Fear may be felt in the head as well as the head. A study that has found a link between the cycles of a beating heart and the fearful event.
Human heart is able to influence how the brain responds to a fearful event, a new study has found. Researchers at the Brighton and Sussex Medical School in UK found a link between the cycles of a beating heart and the likelihood of someone taking fright.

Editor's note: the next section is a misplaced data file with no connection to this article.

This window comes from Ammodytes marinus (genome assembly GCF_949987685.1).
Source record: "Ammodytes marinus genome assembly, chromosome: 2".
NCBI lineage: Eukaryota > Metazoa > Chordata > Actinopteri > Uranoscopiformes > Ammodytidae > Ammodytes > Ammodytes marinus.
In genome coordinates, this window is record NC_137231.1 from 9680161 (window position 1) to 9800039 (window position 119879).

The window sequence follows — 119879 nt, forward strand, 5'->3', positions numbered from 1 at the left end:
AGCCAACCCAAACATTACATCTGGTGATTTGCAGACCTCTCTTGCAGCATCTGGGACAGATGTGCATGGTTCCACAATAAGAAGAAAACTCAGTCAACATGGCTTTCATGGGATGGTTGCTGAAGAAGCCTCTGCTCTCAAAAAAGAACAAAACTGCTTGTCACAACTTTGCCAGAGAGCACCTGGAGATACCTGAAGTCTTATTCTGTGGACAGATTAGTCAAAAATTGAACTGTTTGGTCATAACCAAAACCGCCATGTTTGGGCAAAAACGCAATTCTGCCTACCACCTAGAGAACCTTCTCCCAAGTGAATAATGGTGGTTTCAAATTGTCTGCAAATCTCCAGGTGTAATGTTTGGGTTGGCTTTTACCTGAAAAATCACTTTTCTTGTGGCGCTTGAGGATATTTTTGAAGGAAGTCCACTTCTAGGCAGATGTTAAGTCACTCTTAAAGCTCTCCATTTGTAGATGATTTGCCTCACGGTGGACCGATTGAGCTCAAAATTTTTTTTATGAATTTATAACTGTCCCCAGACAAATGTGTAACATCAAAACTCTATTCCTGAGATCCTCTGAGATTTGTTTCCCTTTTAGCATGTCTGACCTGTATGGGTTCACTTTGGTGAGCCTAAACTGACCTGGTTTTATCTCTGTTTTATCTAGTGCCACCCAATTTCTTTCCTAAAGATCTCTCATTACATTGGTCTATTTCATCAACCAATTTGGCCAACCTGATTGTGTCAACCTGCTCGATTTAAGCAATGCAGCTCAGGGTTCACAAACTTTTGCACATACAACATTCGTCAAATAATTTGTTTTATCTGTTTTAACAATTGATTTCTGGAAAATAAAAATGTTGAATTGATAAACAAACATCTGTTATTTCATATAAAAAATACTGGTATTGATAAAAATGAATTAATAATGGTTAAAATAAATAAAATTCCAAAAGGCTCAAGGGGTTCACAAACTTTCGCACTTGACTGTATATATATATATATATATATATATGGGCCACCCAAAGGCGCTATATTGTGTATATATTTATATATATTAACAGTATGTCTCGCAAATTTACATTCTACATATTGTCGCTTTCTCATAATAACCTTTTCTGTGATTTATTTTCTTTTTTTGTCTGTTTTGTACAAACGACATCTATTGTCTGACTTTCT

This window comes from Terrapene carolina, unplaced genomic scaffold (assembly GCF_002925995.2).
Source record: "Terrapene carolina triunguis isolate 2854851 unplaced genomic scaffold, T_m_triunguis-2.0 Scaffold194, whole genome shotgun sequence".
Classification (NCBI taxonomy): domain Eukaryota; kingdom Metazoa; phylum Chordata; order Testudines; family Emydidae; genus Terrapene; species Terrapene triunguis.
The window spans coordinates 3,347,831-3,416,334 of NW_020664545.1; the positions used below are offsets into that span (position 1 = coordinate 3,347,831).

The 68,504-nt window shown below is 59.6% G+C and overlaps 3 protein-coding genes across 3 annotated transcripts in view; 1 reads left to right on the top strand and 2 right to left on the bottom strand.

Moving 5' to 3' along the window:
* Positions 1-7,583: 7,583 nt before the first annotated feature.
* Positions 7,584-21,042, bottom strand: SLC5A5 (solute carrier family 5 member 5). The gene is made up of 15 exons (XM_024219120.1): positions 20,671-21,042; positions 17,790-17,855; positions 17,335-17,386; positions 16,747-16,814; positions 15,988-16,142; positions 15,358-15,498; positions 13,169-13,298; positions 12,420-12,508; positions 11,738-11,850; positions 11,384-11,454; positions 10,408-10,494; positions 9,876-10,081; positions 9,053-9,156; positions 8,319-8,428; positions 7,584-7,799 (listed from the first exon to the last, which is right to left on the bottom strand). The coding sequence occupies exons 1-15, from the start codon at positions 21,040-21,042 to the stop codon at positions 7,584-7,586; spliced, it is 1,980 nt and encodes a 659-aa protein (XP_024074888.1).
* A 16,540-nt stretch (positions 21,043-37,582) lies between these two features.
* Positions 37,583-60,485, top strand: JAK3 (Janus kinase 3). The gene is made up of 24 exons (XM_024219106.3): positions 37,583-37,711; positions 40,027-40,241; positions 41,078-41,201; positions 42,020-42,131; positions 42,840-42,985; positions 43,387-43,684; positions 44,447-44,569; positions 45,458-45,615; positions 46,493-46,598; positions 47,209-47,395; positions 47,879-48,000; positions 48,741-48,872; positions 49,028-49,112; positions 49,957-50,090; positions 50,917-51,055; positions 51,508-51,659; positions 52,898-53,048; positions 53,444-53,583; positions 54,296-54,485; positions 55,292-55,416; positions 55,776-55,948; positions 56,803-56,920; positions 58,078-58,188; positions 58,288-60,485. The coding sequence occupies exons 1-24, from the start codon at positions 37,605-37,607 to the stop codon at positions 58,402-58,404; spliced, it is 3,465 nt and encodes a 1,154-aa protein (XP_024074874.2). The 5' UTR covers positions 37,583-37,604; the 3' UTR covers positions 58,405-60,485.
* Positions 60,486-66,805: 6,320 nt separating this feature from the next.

Tests on healthy volunteers found that they were more likely to feel a sense of fear at the moment when their hearts are contracting and pumping blood around their bodies, compared to when the heartbeat is relaxed. The results suggest that the heart is able to influence how the brain responds to a fearful event, The Independent reported.We demonstrate for the first time that the way in which we process fear is different dependent on when we see fearful images in relation to our heart, said researcher Sarah Garfinkel.
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